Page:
|... and now.|
Spirit on the Water
A real personal favourite this one, off his 2006 album Modern Times. Despite being 65 at the time he still sounds like a lovestruck teen on this, the prettiest of his latter day ballads. The musical backdrop is very 1940’s, with pretty steel guitar and soft piano chords, soothing the anguish of Bob’s heartbroken mind. His voice really is rather beautiful on this one, and this record was probably the last time his voice sounded even remotely good before it turned to crap a few years ago. I’m glad he managed to whip this one out of the bag before that happened though, it could have been butchered. Instead the timing was absolutely perfect: his voice sounding old and grandfatherly but still with that element of adolescent pining and anguish, like the regrets one has for something years later when it’s too late to do anything about it. It’s a sadly overlooked piece of music in a discography filled with so many masterpieces that this one is unfortunately easy to miss.
Recently stumbled across this one: another instrumental, the “Final theme” referring to the film Pat Garrett And Billy The Kid for which this was a soundtrack piece. A wonderfully evocative and tragic piece of music, complete with funeral-like chanting and an ethereal, tear-jerking flute solo. I’ve never seen the film but I know the story and listening to the music gives me a pretty clear indication of what emotion this music is meant to evoke.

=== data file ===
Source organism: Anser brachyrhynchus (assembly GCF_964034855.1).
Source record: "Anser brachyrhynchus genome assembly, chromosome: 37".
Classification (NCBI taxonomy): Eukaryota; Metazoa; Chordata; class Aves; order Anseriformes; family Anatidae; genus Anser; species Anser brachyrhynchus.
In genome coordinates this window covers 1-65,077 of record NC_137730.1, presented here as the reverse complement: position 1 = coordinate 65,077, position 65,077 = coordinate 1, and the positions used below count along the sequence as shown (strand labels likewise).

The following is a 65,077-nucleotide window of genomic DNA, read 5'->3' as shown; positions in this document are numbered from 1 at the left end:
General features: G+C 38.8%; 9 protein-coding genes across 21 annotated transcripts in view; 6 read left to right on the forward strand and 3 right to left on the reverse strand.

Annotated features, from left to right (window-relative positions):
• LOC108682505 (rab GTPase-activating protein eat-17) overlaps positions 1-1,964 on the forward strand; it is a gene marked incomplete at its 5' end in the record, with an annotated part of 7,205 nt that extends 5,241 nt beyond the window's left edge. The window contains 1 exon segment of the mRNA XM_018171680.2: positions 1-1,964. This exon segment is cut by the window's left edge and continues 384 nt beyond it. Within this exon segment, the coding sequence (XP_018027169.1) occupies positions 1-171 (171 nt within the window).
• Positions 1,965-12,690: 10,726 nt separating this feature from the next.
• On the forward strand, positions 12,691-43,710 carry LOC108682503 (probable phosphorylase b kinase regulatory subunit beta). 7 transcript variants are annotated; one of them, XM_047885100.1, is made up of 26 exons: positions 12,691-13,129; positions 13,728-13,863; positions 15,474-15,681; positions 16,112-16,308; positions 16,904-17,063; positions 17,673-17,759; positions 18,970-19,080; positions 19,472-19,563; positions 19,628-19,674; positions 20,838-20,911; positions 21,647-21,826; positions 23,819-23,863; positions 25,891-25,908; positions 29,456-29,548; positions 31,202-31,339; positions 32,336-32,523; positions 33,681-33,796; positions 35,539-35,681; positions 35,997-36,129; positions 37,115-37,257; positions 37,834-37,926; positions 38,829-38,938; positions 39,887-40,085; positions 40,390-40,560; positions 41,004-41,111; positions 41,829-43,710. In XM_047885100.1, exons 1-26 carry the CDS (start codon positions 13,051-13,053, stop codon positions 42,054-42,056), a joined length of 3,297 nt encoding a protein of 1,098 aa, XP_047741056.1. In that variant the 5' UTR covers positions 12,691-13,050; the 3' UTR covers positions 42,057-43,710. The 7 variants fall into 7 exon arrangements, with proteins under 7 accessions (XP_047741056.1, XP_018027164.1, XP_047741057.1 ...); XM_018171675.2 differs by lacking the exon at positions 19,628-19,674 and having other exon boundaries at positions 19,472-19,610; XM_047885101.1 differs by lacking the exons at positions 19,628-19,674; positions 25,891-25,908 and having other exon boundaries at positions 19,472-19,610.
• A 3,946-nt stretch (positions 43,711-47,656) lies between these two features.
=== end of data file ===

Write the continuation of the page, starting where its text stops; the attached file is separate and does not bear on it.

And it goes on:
The Death of Emmett Till
One of Dylan’s most harrowing ballads, based on the true story of the foul racist murder of Emmett Till, a 14 year old black boy who was killed in Mississippi over supposedly flirting with a white woman. The boy’s horrific ordeal is described in brutal detail, the bitterness of the narrator at the murderers’ “mockery” of a trial in which they were acquitted, and offering a rare judgement at the end for any listener who refuses to acknowledge their actions as evil: “If you can't speak out against this kind of thing, a crime that's so unjust,/Your eyes are filled with dead men's dirt, your mind is filled with dust/Your arms and legs they must be in shackles and chains, and your blood it must refuse to flow,/For you let this human race fall down so God-awful low.” This is probably the best example of how Dylan’s protest songs could be both topical, harsh, brutal and extremely relevant.
What Can I Do For You?
A really brilliant treasure from his otherwise fairly weak Christian period; this one has Gospel music written all over it with its soulful organ and backing singers. The actual lyrics of devotion and gratitude are among some of his most inspired and honest, but the most amazing part of the song is Dylan’s beautiful and heart-wrenching harmonica: given an unusual prominence in this song, more than any other song since his mid-60’s albums, it reveals his devotion and passion to his faith in a way that mere words could not.
Words – Adam.